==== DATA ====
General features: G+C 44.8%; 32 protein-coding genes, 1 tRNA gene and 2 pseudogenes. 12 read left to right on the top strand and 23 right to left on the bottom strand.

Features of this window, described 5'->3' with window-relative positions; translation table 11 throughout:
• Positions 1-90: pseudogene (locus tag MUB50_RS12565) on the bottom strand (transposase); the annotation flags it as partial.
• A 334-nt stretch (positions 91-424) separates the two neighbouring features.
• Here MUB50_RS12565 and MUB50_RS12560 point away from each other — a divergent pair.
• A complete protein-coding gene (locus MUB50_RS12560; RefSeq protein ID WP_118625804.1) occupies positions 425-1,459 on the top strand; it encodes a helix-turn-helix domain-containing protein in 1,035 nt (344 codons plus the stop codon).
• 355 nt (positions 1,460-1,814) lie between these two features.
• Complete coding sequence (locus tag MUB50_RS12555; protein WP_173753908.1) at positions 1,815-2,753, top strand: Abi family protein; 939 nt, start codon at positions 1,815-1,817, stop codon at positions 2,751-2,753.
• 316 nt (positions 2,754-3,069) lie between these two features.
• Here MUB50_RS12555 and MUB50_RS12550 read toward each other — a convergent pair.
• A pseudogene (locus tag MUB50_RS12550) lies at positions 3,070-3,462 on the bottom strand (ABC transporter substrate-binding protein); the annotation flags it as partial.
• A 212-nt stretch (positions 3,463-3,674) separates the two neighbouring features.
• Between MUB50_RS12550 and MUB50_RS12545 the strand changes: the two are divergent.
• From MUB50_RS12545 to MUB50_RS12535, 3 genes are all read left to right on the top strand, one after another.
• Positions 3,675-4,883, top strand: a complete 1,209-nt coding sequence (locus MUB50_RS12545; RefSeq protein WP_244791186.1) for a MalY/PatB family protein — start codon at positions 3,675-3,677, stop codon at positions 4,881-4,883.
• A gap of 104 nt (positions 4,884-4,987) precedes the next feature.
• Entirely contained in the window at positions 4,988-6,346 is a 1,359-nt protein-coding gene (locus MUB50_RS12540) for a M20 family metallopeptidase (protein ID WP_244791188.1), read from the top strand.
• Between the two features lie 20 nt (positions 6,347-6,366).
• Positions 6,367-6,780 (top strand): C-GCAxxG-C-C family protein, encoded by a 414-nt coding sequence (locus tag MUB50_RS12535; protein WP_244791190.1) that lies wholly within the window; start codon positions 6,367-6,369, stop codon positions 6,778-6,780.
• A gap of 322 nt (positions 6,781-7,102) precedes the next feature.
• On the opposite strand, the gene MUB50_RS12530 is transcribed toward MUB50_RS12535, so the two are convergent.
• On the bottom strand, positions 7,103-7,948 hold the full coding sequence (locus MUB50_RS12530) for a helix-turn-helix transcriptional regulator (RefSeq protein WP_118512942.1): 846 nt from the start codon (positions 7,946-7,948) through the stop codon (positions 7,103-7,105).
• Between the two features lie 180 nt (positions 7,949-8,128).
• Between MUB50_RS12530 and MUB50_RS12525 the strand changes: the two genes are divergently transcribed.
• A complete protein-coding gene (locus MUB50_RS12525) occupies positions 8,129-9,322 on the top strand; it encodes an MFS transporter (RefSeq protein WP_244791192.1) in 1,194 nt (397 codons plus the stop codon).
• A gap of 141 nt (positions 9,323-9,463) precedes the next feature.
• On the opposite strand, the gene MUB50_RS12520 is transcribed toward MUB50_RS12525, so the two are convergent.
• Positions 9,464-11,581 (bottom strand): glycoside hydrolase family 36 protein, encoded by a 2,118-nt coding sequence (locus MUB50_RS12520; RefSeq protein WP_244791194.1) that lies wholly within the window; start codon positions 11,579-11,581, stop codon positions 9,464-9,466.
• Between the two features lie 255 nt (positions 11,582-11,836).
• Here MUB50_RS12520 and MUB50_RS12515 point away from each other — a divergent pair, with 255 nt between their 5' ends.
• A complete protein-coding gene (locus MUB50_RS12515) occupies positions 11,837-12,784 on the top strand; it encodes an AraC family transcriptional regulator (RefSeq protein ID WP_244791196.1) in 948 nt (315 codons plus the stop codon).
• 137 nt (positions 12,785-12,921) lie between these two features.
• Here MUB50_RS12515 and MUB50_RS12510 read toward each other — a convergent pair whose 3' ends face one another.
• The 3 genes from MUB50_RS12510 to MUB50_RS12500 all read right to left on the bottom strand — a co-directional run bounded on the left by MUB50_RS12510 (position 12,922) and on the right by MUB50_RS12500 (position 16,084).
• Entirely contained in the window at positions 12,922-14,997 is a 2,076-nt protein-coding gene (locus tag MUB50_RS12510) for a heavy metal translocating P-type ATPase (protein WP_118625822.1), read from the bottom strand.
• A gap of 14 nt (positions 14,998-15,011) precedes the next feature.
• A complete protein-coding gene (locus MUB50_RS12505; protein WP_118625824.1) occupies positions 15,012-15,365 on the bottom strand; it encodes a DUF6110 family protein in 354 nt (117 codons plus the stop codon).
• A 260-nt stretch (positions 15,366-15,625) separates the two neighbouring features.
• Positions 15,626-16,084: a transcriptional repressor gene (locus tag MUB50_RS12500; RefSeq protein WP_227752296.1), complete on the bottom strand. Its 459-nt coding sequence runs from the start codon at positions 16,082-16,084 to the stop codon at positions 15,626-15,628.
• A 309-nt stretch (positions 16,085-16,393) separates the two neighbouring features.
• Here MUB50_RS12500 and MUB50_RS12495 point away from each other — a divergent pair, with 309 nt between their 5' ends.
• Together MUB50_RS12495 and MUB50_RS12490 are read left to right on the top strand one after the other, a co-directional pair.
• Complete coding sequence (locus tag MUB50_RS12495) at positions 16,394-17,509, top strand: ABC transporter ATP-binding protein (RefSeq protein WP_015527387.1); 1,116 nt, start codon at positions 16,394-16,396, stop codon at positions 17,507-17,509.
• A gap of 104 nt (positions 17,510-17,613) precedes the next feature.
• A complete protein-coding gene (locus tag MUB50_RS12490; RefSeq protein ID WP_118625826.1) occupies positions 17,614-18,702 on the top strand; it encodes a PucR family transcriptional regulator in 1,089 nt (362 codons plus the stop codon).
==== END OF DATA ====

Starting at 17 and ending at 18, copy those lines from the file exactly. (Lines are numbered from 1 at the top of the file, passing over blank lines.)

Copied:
• Entirely contained in the window at positions 4,988-6,346 is a 1,359-nt protein-coding gene (locus MUB50_RS12540) for a M20 family metallopeptidase (protein ID WP_244791188.1), read from the top strand.
• Between the two features lie 20 nt (positions 6,347-6,366).